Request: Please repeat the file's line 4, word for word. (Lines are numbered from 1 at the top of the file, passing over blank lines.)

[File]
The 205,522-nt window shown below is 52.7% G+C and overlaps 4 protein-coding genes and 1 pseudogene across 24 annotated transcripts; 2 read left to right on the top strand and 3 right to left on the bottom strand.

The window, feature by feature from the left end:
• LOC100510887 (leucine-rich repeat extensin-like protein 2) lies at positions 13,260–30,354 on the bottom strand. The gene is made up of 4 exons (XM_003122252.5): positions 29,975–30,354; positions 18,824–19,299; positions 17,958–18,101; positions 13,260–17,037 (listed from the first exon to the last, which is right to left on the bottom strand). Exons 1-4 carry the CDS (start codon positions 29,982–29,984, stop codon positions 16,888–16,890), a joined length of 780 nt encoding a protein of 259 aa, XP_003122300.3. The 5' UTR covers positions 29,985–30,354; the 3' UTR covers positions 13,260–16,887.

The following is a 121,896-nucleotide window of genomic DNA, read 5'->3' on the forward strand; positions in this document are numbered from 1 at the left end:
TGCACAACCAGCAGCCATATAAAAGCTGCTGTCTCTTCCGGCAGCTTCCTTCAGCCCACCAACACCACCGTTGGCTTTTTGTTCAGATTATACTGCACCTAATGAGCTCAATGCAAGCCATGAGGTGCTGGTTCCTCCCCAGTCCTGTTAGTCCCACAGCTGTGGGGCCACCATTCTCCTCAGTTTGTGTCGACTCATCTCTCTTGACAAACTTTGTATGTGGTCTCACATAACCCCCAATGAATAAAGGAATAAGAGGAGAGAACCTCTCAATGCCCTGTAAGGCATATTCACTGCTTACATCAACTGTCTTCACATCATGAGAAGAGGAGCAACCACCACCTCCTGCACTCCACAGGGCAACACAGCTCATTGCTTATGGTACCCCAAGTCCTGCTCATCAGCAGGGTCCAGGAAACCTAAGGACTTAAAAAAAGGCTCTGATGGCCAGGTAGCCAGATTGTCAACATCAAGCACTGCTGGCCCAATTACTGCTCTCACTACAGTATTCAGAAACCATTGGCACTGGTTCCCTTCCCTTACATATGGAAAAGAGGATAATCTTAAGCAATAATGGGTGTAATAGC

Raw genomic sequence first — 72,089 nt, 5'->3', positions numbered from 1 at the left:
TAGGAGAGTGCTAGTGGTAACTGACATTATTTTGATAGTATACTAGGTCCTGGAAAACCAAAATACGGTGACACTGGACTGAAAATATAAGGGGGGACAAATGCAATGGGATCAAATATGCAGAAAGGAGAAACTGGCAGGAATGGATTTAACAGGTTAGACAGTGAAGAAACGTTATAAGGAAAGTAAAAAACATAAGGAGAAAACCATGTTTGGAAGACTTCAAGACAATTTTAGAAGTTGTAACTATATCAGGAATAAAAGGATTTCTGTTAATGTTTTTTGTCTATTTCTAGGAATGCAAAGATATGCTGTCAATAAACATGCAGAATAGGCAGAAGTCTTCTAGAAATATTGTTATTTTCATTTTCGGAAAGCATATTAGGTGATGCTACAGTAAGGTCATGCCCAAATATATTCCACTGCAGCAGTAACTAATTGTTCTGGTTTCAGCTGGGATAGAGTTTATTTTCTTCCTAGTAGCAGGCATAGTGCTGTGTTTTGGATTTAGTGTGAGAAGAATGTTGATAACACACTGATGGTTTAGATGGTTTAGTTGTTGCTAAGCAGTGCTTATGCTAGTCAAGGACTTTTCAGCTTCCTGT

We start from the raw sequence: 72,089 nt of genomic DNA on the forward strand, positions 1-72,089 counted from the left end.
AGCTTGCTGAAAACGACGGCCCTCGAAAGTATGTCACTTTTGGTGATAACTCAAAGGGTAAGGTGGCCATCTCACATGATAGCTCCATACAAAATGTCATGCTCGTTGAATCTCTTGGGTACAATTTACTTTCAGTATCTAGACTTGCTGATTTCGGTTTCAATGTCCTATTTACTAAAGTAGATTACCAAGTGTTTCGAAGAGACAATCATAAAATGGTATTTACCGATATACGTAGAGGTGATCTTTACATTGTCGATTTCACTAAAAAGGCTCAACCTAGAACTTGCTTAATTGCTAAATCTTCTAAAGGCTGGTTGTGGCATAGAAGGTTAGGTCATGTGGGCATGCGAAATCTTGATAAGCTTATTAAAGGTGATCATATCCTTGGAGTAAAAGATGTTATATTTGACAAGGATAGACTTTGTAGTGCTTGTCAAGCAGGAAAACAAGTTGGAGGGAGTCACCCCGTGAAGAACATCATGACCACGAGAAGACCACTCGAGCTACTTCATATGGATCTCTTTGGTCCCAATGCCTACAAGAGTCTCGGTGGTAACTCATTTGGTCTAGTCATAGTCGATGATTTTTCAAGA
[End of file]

The following is a 121,896-nucleotide window of genomic DNA, read 5'->3' on the forward strand; positions in this document are numbered from 1 at the left end: